Residential housing is often impacted by the ebbs and flows of employment markets. Successful sectors and regional markets attract human resources, unsuccessful ones either repel new talent, or lose existing talent.
As we lick our wounds from the “worst week ever,” hundreds of thousands of unemployed banking professionals in the West now ponder the possibility of a future-resurrected financial sector that could ever match its former glory. Martin Baker, for Arab Media Group’s 24/7, offers an insightful article on the mass exodus of British and European bankers flocking to near- and far-Eastern markets, “Financial Talent Migrating to the East.”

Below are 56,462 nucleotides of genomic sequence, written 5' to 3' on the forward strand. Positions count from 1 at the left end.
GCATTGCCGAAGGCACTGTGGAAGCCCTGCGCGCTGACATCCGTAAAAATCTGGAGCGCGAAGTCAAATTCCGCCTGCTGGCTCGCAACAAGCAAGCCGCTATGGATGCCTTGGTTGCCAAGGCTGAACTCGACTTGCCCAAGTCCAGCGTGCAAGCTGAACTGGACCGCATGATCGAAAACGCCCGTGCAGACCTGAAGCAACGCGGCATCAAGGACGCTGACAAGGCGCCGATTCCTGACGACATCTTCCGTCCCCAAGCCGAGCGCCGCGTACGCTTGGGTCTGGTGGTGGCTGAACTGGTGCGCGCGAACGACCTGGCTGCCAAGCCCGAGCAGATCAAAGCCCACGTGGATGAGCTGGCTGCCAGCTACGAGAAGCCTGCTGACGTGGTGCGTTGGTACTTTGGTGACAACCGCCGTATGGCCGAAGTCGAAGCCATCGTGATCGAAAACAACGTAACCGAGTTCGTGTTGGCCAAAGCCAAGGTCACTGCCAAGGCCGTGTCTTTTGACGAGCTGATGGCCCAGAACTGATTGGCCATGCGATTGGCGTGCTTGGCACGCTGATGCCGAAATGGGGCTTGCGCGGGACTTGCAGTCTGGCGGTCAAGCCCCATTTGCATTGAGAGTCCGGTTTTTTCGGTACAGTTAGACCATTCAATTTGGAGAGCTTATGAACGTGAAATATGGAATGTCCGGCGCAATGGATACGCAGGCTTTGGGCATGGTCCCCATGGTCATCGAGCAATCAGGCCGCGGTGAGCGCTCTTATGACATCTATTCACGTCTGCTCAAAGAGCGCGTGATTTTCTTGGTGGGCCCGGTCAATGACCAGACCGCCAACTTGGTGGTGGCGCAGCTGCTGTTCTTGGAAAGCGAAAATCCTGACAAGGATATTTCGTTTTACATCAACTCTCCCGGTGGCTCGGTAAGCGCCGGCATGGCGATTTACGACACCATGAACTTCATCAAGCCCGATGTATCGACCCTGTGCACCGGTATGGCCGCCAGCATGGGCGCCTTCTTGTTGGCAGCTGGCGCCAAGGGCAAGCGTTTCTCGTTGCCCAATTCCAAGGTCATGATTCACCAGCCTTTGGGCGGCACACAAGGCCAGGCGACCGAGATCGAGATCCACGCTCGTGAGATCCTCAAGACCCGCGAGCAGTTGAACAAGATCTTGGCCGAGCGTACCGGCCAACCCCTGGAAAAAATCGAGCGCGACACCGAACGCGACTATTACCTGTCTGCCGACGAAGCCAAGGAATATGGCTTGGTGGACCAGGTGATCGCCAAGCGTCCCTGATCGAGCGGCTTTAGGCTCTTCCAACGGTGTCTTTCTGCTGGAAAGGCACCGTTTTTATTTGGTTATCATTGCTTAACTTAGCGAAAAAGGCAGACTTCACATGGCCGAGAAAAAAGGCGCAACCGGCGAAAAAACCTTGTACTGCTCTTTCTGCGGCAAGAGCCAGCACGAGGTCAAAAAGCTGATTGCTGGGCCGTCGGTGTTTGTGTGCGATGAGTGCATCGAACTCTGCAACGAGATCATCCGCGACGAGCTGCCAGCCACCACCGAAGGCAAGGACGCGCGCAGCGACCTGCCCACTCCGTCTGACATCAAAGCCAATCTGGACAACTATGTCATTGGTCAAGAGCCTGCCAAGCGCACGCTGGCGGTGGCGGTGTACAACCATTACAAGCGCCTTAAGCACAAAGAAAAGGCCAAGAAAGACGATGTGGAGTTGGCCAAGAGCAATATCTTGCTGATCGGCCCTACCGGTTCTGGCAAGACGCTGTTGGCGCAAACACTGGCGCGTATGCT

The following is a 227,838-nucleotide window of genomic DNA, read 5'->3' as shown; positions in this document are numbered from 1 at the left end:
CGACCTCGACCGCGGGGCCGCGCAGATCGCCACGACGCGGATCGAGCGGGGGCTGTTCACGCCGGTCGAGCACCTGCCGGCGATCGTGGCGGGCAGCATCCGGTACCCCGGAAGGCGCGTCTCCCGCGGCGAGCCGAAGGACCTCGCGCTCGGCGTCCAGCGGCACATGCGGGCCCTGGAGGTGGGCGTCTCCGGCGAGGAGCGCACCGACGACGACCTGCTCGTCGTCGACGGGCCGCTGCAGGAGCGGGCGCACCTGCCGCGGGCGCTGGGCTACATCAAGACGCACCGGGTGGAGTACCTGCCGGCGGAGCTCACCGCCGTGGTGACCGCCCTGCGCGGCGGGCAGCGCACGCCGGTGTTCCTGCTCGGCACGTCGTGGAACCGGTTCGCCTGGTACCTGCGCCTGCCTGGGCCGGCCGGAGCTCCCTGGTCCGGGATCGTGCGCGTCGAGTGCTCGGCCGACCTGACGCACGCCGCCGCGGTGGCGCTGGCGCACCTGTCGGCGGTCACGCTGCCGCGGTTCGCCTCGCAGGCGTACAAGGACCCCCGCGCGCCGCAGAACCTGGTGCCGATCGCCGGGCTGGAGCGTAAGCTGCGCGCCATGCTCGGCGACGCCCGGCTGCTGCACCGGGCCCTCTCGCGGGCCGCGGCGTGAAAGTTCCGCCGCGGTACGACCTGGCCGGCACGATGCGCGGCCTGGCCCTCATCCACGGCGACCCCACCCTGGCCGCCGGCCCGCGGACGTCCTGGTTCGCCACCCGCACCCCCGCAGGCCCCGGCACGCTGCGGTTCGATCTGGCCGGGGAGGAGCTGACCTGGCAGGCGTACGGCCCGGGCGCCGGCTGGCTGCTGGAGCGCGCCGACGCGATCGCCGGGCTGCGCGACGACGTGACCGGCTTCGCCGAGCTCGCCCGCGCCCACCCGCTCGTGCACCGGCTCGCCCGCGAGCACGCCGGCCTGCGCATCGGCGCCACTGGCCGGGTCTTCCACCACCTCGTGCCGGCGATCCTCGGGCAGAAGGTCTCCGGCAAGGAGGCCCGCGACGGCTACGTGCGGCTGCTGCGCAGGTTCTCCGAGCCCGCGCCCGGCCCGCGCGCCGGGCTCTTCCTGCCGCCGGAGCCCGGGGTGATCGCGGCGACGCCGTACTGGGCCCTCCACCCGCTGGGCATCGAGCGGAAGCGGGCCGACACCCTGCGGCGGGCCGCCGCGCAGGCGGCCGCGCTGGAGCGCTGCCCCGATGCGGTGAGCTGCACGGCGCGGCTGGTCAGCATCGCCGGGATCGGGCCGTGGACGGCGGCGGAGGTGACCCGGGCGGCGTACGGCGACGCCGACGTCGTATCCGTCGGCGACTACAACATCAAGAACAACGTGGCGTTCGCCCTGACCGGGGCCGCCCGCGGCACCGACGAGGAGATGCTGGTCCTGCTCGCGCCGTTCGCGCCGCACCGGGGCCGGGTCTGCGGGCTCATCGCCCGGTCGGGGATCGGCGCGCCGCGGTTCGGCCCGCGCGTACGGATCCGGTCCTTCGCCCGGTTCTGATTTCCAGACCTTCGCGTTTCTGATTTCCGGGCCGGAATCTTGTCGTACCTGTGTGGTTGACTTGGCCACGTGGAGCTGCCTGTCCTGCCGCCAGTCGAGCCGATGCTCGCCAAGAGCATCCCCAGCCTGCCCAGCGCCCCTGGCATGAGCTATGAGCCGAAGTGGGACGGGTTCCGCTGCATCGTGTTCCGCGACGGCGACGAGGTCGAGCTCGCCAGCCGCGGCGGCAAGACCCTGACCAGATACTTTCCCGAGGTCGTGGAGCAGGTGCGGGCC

While it now seems like a quick-fix solution for those in search of a job, one can only wonder what this phenomenon may bring 5, or 10-years from now. Immediately, there will be a drop in housing demand in the local economies they leave behind (in urban markets already in hot water), and a spike in housing demand in expat-friendly markets such as Hong Kong, Singapore, and the UAE, in the rental sector initially, but in home sales as well. In the long term, will there be sufficient financial sector talent available in Western markets? Or is this just a short-term migration beginning? Has globalization triggered animal-like migratory patterns where, rather than seeking warmer weather, we rush to where there’s still money to be made?